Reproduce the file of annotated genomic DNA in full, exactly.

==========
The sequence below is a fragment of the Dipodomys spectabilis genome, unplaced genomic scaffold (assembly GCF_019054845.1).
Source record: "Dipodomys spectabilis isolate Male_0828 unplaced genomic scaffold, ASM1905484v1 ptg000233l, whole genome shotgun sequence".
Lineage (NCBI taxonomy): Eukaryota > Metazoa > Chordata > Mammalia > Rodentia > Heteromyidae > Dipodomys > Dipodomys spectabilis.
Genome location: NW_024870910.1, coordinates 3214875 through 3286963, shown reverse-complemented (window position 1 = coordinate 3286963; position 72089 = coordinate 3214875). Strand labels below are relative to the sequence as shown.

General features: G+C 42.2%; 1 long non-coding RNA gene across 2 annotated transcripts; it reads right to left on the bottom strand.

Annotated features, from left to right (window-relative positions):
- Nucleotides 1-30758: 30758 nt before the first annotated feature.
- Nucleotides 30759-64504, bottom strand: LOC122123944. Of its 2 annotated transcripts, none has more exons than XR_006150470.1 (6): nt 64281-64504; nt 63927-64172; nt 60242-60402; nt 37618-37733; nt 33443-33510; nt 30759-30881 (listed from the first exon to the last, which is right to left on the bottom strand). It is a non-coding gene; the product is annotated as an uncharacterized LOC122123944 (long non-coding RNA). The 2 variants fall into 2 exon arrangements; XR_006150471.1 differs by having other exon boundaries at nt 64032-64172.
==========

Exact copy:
The sequence below is a fragment of the Dipodomys spectabilis genome, unplaced genomic scaffold (assembly GCF_019054845.1).
Source record: "Dipodomys spectabilis isolate Male_0828 unplaced genomic scaffold, ASM1905484v1 ptg000233l, whole genome shotgun sequence".
Lineage (NCBI taxonomy): Eukaryota > Metazoa > Chordata > Mammalia > Rodentia > Heteromyidae > Dipodomys > Dipodomys spectabilis.
Genome location: NW_024870910.1, coordinates 3214875 through 3286963, shown reverse-complemented (window position 1 = coordinate 3286963; position 72089 = coordinate 3214875). Strand labels below are relative to the sequence as shown.

General features: G+C 42.2%; 1 long non-coding RNA gene across 2 annotated transcripts; it reads right to left on the bottom strand.

Annotated features, from left to right (window-relative positions):
- Nucleotides 1-30758: 30758 nt before the first annotated feature.
- Nucleotides 30759-64504, bottom strand: LOC122123944. Of its 2 annotated transcripts, none has more exons than XR_006150470.1 (6): nt 64281-64504; nt 63927-64172; nt 60242-60402; nt 37618-37733; nt 33443-33510; nt 30759-30881 (listed from the first exon to the last, which is right to left on the bottom strand). It is a non-coding gene; the product is annotated as an uncharacterized LOC122123944 (long non-coding RNA). The 2 variants fall into 2 exon arrangements; XR_006150471.1 differs by having other exon boundaries at nt 64032-64172.